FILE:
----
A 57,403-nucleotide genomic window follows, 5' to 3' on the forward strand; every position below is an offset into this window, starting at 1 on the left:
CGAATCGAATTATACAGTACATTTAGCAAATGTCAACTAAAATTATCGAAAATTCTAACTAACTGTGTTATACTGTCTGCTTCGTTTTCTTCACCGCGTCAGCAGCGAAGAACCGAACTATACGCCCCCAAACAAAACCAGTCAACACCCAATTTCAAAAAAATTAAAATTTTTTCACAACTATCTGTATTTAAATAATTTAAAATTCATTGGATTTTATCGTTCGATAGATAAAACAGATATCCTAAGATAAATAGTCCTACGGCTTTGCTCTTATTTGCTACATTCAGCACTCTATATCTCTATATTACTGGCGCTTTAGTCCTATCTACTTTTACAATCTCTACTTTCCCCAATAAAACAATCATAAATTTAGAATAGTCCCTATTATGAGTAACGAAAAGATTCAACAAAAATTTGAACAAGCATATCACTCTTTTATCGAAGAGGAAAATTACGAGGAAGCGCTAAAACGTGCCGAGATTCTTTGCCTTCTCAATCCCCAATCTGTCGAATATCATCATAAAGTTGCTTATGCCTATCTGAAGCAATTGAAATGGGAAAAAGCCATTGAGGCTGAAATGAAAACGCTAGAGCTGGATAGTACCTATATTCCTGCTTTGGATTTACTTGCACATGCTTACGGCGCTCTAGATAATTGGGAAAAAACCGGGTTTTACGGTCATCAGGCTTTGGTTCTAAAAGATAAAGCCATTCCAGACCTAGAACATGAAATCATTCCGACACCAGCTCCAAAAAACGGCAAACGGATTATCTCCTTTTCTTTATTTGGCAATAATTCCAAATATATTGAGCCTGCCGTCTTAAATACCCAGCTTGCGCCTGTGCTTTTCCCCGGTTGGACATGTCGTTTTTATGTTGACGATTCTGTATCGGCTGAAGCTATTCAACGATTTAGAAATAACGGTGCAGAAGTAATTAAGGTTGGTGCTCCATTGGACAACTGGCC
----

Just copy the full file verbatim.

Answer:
A 57,403-nucleotide genomic window follows, 5' to 3' on the forward strand; every position below is an offset into this window, starting at 1 on the left:
CGAATCGAATTATACAGTACATTTAGCAAATGTCAACTAAAATTATCGAAAATTCTAACTAACTGTGTTATACTGTCTGCTTCGTTTTCTTCACCGCGTCAGCAGCGAAGAACCGAACTATACGCCCCCAAACAAAACCAGTCAACACCCAATTTCAAAAAAATTAAAATTTTTTCACAACTATCTGTATTTAAATAATTTAAAATTCATTGGATTTTATCGTTCGATAGATAAAACAGATATCCTAAGATAAATAGTCCTACGGCTTTGCTCTTATTTGCTACATTCAGCACTCTATATCTCTATATTACTGGCGCTTTAGTCCTATCTACTTTTACAATCTCTACTTTCCCCAATAAAACAATCATAAATTTAGAATAGTCCCTATTATGAGTAACGAAAAGATTCAACAAAAATTTGAACAAGCATATCACTCTTTTATCGAAGAGGAAAATTACGAGGAAGCGCTAAAACGTGCCGAGATTCTTTGCCTTCTCAATCCCCAATCTGTCGAATATCATCATAAAGTTGCTTATGCCTATCTGAAGCAATTGAAATGGGAAAAAGCCATTGAGGCTGAAATGAAAACGCTAGAGCTGGATAGTACCTATATTCCTGCTTTGGATTTACTTGCACATGCTTACGGCGCTCTAGATAATTGGGAAAAAACCGGGTTTTACGGTCATCAGGCTTTGGTTCTAAAAGATAAAGCCATTCCAGACCTAGAACATGAAATCATTCCGACACCAGCTCCAAAAAACGGCAAACGGATTATCTCCTTTTCTTTATTTGGCAATAATTCCAAATATATTGAGCCTGCCGTCTTAAATACCCAGCTTGCGCCTGTGCTTTTCCCCGGTTGGACATGTCGTTTTTATGTTGACGATTCTGTATCGGCTGAAGCTATTCAACGATTTAGAAATAACGGTGCAGAAGTAATTAAGGTTGGTGCTCCATTGGACAACTGGCC